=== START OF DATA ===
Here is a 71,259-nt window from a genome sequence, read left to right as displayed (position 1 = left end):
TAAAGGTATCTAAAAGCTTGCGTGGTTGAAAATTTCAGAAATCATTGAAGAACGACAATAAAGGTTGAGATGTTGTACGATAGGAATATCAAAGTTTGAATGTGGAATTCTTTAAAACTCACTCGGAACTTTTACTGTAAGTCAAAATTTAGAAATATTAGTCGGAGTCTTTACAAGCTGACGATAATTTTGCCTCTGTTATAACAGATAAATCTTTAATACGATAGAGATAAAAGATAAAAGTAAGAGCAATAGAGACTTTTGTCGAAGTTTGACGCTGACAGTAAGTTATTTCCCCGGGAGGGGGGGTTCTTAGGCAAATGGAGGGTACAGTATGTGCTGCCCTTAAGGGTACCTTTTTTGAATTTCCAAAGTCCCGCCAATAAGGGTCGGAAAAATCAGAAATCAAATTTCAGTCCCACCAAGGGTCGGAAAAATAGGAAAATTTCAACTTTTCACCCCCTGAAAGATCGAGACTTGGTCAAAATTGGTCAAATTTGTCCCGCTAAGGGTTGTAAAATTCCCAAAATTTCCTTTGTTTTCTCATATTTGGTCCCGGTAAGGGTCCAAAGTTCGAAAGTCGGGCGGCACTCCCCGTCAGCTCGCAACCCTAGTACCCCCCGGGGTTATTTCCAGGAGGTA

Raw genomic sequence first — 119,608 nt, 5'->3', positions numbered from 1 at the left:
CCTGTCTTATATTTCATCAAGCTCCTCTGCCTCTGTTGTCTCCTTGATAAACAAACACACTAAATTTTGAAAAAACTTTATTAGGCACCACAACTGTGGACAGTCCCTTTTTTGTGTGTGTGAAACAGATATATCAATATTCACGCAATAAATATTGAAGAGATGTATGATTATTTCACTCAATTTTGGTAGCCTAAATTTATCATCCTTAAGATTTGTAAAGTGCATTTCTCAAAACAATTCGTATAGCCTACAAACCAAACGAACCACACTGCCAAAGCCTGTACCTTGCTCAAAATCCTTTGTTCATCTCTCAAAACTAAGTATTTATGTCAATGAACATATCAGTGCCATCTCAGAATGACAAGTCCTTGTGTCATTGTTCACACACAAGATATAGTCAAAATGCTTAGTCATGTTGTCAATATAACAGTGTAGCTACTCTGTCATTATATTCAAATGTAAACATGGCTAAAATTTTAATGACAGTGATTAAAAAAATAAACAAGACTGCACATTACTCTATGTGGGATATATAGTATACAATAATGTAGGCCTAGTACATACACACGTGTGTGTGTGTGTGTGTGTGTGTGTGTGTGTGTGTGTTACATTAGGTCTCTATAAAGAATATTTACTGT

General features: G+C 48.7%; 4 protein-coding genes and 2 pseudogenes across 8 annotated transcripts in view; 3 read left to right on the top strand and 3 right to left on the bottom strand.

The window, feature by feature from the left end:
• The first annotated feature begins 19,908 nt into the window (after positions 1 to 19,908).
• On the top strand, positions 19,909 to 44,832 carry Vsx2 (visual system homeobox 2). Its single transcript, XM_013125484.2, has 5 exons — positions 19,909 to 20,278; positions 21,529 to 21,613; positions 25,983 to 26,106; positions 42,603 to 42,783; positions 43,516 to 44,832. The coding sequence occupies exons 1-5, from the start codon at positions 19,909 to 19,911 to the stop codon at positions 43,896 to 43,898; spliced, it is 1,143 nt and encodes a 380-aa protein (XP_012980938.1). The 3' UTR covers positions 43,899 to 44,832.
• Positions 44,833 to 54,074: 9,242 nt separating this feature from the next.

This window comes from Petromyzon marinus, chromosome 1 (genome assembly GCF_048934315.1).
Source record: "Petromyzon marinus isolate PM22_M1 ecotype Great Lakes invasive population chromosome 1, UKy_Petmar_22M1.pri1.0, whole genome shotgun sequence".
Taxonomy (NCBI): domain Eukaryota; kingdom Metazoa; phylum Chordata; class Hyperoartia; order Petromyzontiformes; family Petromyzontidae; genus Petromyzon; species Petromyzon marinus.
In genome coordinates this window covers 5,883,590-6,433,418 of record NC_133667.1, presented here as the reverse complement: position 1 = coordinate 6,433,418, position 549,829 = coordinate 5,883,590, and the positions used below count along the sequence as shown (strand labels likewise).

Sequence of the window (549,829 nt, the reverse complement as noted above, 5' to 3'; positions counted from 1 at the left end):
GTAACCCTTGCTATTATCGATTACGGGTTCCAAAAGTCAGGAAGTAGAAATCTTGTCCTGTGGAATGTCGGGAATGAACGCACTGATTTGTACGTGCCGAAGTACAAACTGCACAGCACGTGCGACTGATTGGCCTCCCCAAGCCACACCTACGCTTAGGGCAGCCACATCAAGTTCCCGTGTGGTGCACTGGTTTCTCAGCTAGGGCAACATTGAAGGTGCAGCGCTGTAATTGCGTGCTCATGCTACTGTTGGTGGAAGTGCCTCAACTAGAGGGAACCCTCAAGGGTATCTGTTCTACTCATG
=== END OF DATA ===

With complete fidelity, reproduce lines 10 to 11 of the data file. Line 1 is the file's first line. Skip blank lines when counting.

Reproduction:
This window comes from Petromyzon marinus, chromosome 1 (genome assembly GCF_048934315.1).
Source record: "Petromyzon marinus isolate PM22_M1 ecotype Great Lakes invasive population chromosome 1, UKy_Petmar_22M1.pri1.0, whole genome shotgun sequence".